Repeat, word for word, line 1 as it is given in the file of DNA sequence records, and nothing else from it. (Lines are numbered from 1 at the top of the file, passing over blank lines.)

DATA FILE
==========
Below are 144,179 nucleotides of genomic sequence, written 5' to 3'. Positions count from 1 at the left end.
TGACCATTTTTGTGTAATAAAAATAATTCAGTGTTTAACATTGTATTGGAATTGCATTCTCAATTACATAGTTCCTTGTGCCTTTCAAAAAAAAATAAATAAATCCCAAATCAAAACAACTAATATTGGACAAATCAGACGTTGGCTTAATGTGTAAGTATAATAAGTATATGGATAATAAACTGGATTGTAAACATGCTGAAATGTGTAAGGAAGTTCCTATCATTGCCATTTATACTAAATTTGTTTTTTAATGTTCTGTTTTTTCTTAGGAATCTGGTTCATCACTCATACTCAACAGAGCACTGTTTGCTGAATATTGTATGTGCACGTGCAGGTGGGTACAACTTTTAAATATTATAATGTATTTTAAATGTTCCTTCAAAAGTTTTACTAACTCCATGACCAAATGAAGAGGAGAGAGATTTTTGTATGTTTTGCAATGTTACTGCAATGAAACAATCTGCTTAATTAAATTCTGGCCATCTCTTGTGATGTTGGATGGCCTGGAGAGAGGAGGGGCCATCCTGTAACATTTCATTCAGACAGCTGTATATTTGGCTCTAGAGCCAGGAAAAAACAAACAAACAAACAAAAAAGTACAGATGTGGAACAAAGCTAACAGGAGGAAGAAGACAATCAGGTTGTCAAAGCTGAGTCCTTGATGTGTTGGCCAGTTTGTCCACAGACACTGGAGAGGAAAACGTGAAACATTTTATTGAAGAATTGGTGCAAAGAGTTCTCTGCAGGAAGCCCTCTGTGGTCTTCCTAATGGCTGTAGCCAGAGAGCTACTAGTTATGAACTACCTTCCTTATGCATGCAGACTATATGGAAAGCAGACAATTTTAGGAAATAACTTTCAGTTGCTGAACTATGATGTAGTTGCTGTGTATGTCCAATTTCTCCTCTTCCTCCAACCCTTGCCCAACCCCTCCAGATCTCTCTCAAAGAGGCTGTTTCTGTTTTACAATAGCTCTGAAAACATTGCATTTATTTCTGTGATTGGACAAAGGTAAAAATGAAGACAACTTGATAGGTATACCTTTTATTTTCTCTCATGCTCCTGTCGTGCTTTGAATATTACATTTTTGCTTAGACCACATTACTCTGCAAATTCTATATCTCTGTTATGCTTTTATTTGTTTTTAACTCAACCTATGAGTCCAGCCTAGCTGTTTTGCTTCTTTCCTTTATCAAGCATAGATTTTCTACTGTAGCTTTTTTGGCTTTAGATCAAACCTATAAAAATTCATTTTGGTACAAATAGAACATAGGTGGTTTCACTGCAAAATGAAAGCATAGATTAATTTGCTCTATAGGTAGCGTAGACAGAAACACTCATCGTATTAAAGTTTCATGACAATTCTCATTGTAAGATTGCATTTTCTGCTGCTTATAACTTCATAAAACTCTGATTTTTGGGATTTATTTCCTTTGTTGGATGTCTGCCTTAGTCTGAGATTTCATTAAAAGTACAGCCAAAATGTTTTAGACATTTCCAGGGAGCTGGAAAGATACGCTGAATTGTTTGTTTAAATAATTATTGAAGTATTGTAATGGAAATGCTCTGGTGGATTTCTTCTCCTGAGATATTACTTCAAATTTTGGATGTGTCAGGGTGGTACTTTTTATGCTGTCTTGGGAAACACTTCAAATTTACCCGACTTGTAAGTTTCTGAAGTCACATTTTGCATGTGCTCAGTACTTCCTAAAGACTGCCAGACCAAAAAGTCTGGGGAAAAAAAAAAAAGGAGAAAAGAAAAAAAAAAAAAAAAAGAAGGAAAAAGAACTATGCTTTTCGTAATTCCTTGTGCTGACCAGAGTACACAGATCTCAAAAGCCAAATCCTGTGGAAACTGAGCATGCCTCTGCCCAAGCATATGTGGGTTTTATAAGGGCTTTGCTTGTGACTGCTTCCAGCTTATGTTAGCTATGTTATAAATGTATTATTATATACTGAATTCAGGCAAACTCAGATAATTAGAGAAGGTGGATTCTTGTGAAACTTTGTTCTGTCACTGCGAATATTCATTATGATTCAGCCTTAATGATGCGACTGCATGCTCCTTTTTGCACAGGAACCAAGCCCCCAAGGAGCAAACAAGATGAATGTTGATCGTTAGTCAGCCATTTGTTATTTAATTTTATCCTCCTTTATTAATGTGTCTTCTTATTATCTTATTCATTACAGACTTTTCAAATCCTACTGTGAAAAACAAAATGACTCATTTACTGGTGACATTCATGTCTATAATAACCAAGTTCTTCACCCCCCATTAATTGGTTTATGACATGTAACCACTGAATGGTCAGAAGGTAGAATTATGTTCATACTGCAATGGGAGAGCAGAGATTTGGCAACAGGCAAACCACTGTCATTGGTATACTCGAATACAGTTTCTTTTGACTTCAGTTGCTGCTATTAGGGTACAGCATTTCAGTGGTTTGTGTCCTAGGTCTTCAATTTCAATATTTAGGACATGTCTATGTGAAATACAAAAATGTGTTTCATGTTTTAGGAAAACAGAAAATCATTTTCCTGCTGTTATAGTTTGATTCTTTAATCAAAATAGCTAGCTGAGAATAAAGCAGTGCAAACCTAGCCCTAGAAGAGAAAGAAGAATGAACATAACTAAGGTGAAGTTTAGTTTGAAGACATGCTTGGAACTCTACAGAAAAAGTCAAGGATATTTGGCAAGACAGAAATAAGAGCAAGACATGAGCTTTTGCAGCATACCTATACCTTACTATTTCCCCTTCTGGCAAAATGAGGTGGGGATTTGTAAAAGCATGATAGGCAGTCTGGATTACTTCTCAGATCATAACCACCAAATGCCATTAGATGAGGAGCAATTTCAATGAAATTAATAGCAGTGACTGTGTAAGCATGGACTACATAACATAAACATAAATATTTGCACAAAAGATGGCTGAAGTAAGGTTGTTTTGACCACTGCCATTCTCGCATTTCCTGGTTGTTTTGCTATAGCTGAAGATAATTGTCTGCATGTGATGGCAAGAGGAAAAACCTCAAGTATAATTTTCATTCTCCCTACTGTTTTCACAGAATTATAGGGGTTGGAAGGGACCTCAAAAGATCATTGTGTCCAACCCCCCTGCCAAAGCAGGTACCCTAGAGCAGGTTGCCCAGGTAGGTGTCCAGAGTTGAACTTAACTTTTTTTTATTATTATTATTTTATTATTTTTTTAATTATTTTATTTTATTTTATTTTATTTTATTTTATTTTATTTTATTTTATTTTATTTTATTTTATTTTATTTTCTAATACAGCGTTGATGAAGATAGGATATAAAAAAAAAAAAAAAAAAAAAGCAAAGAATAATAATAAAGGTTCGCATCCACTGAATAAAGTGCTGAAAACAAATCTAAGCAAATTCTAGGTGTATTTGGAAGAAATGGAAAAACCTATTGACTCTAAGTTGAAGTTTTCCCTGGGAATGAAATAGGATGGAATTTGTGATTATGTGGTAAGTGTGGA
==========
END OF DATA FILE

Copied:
Below are 144,179 nucleotides of genomic sequence, written 5' to 3'. Positions count from 1 at the left end.